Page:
EPISODIC METEOROLOGICAL EVENTS AFFECTING FLORIDA BAY
Dr. Mark D. Powell
Dr. Mark DeMaria
Dr. Craig Mattocks
Samuel H. Houston
The primary objective of this research project is to reconstruct
episodic/catastrophic meteorological events and local weather regimes
which critically affect the South Florida ecosystem.
Hurricanes, tropical storms and frontal passages are believed to exert
considerable influence on the health of Florida Bay. Wind fields associated
with these storms generate surface stress and an associated response in the
bay circulation patterns and sediment transport. Because the "multiple pond-bank"
nature of Florida Bay inhibits sediment transport forced by relatively
weak wind conditions, hurricanes are believed to play a critical role in
flushing the bay. Severe winds associated with tropical cyclones may
also contribute to ecosystem health as a result of the post-storm decay of
organic material damaged by the wind and storm surge. In order to assess
the response of Florida Bay to episodic wind events, circulation and
ecological modelers would benefit from wind field analyses based on
reconstruction of past events.
(1) Episodic Wind Field Reconstruction --
Gridded wind, precipitation, and temperature fields will be
generated from real case analyses, numerical model simulations, and
idealized scenarios described by canonical systems of analytical equations
to produce a catalog of datasets. Research scientists will be able to
quickly retrieve data from this event/regime archive for use in circulation
model simulations/predictions, hydrological modeling, natural systems
restoration, and biological impact studies. We plan to analyze the
most significant storms to affect Florida Bay over the past century.
In so doing we will attempt to show a variety of wind field affects
on Florida Bay which could comprise an archive of the types of
extreme events that can be expected over the next century. Data
will be processed to achieve a consistent framework in terms of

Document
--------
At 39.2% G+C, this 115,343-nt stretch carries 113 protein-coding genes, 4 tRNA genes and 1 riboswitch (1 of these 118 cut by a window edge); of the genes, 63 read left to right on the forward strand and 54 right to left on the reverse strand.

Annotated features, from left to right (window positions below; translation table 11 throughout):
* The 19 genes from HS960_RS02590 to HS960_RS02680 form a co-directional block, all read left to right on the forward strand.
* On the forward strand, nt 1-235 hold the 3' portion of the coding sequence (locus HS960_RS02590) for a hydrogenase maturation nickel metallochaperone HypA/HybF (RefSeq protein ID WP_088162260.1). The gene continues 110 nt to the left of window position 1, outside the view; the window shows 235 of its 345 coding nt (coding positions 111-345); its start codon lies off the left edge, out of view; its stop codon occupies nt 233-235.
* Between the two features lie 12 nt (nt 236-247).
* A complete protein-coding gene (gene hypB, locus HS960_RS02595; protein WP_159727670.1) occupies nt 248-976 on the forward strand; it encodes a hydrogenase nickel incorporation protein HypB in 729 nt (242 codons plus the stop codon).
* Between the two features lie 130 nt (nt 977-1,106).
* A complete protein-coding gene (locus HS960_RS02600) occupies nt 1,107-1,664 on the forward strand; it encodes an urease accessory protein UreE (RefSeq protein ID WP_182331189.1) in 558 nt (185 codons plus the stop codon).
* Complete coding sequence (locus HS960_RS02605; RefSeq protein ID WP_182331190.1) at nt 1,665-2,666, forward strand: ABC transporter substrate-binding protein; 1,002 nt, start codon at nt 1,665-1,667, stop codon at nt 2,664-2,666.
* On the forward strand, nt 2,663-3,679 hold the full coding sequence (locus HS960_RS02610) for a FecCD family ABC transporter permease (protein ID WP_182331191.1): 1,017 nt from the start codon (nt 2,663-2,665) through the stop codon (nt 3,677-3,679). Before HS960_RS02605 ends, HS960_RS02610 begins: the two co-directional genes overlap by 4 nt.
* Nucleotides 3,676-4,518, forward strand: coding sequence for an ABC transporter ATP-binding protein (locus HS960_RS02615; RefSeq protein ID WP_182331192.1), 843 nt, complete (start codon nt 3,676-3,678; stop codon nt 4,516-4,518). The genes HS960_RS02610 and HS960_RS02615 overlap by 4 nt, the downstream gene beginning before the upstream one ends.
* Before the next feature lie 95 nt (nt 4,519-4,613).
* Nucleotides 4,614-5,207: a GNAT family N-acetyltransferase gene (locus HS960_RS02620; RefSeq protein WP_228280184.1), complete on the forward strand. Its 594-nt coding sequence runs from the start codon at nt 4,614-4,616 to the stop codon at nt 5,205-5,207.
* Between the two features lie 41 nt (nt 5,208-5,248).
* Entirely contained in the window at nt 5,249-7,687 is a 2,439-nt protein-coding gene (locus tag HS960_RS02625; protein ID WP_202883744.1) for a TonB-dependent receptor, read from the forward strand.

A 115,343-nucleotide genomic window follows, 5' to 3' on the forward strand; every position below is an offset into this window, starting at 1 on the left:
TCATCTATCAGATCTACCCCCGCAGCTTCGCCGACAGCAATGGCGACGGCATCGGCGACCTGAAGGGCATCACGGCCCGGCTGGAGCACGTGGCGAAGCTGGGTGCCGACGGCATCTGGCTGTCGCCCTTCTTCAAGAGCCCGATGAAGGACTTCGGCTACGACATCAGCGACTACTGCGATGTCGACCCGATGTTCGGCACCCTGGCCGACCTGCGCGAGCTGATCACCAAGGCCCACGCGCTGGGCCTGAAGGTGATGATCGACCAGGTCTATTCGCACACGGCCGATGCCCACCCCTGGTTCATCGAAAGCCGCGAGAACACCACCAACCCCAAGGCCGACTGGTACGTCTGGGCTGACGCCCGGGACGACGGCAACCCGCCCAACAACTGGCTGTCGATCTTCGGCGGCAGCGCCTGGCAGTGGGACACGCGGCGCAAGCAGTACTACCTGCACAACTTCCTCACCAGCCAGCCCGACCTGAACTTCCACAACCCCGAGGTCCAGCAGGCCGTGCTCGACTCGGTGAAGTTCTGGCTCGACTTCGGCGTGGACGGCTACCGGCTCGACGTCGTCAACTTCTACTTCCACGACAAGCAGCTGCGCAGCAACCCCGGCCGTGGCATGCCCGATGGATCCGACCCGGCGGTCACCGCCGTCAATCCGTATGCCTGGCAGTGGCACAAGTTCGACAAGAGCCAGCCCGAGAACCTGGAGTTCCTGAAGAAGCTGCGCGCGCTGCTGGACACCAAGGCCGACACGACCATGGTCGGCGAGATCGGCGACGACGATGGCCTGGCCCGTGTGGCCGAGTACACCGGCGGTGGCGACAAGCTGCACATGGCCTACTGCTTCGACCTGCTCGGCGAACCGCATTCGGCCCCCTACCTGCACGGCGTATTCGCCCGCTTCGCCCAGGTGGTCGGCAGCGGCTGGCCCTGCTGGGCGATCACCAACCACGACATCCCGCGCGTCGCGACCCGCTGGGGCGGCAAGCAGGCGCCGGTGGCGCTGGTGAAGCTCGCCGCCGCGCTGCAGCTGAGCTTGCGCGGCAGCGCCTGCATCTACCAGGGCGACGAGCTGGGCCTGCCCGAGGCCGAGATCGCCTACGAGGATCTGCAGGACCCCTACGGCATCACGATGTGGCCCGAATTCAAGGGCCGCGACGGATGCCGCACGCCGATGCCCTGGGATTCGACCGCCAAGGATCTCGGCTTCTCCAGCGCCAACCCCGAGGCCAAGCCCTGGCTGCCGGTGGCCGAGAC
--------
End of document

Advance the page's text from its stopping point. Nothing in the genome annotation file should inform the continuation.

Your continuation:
averaging time, height and exposure. For storms with few data
available the wind profile fit currently used in the SLOSH storm
surge model will be adapted to construct a background field. These
data will then be objectively analyzed using the Spectral
Application of Finite-Element Representation (SAFER) method
(Ooyama 1987, Lord and Franklin 1987). This method uses cubic
B-splines to minimize the difference between the input observations
and the analysis. The methods used to standardize the input data
for analysis are described in Powell et al., (1995), and Powell
and Houston (1995). The scale of the analysis is controlled by
the analyst depending on the features that need to be resolved.
Snap shots of the streamline and isotach fields for each storm
will be generated for a 2 x 2 degree lat-lon domain centered on
Florida Bay at 6-12 h intervals, depending on the translation
speed of the storm. This domain should also be suitable for those
interested in studying extreme wind affects on the southern end
of the Everglades. Images of the wind fields will be archived
on a World Wide Web site for access by other Florida Bay
researchers and gridded fields will be generated upon request.
These fields should be capable of import to geographical information
systems for correlation studies with other geo-referenced fields
such as mangroves, reefs, and turbidity plumes.
(2) Mesoscale Atmospheric Modeling --
A major component of this dataset construction effort is the use
of the Center for Analysis and Prediction of Storms'
Advanced Regional Prediction System (ARPS) cloud-/mesoscale
atmospheric numerical weather prediction model which can
simulate/predict surface winds, rainfall and thermodynamic
fields relevant to Florida Bay at high resolution. These
fields can be used as boundary conditions/forcing for bay
and ocean circulation models. The atmospheric model can
also be used to study the effect of specific processes on
the freshwater input to Florida Bay, such as
evaporation/precipitation under different weather